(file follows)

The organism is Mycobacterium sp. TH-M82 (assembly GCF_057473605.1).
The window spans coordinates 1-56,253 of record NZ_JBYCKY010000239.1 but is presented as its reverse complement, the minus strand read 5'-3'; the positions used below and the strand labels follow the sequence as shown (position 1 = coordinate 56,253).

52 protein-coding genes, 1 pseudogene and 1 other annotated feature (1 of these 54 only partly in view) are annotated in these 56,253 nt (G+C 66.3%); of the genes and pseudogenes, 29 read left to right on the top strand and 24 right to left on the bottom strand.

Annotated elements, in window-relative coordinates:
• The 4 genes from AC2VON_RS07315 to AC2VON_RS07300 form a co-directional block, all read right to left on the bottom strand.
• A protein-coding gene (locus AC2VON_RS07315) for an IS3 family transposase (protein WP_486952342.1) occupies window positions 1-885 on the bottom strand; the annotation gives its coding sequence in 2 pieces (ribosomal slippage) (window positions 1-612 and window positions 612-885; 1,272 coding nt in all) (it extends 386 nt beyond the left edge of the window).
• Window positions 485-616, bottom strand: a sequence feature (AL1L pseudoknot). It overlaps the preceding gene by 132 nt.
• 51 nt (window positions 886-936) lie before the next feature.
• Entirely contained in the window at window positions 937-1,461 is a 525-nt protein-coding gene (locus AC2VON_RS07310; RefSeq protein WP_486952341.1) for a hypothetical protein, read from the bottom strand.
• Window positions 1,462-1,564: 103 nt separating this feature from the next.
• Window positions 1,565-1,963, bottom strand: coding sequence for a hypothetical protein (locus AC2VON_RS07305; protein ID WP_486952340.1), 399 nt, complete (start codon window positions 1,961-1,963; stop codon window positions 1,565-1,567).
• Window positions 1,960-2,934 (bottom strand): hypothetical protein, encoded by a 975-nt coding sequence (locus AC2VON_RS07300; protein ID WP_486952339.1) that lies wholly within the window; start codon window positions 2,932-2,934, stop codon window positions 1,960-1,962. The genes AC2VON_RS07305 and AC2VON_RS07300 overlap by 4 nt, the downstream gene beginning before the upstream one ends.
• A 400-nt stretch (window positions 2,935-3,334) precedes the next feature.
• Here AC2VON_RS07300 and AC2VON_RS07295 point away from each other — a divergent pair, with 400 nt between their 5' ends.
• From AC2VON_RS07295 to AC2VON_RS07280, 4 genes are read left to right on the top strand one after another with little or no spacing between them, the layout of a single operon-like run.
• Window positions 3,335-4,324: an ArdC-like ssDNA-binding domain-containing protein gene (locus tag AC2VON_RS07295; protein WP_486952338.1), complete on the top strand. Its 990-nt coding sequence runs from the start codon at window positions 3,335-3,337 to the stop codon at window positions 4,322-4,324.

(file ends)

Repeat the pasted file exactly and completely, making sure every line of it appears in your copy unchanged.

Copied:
The organism is Mycobacterium sp. TH-M82 (assembly GCF_057473605.1).
The window spans coordinates 1-56,253 of record NZ_JBYCKY010000239.1 but is presented as its reverse complement, the minus strand read 5'-3'; the positions used below and the strand labels follow the sequence as shown (position 1 = coordinate 56,253).

52 protein-coding genes, 1 pseudogene and 1 other annotated feature (1 of these 54 only partly in view) are annotated in these 56,253 nt (G+C 66.3%); of the genes and pseudogenes, 29 read left to right on the top strand and 24 right to left on the bottom strand.

Annotated elements, in window-relative coordinates:
• The 4 genes from AC2VON_RS07315 to AC2VON_RS07300 form a co-directional block, all read right to left on the bottom strand.
• A protein-coding gene (locus AC2VON_RS07315) for an IS3 family transposase (protein WP_486952342.1) occupies window positions 1-885 on the bottom strand; the annotation gives its coding sequence in 2 pieces (ribosomal slippage) (window positions 1-612 and window positions 612-885; 1,272 coding nt in all) (it extends 386 nt beyond the left edge of the window).
• Window positions 485-616, bottom strand: a sequence feature (AL1L pseudoknot). It overlaps the preceding gene by 132 nt.
• 51 nt (window positions 886-936) lie before the next feature.
• Entirely contained in the window at window positions 937-1,461 is a 525-nt protein-coding gene (locus AC2VON_RS07310; RefSeq protein WP_486952341.1) for a hypothetical protein, read from the bottom strand.
• Window positions 1,462-1,564: 103 nt separating this feature from the next.
• Window positions 1,565-1,963, bottom strand: coding sequence for a hypothetical protein (locus AC2VON_RS07305; protein ID WP_486952340.1), 399 nt, complete (start codon window positions 1,961-1,963; stop codon window positions 1,565-1,567).
• Window positions 1,960-2,934 (bottom strand): hypothetical protein, encoded by a 975-nt coding sequence (locus AC2VON_RS07300; protein ID WP_486952339.1) that lies wholly within the window; start codon window positions 2,932-2,934, stop codon window positions 1,960-1,962. The genes AC2VON_RS07305 and AC2VON_RS07300 overlap by 4 nt, the downstream gene beginning before the upstream one ends.
• A 400-nt stretch (window positions 2,935-3,334) precedes the next feature.
• Here AC2VON_RS07300 and AC2VON_RS07295 point away from each other — a divergent pair, with 400 nt between their 5' ends.
• From AC2VON_RS07295 to AC2VON_RS07280, 4 genes are read left to right on the top strand one after another with little or no spacing between them, the layout of a single operon-like run.
• Window positions 3,335-4,324: an ArdC-like ssDNA-binding domain-containing protein gene (locus tag AC2VON_RS07295; protein WP_486952338.1), complete on the top strand. Its 990-nt coding sequence runs from the start codon at window positions 3,335-3,337 to the stop codon at window positions 4,322-4,324.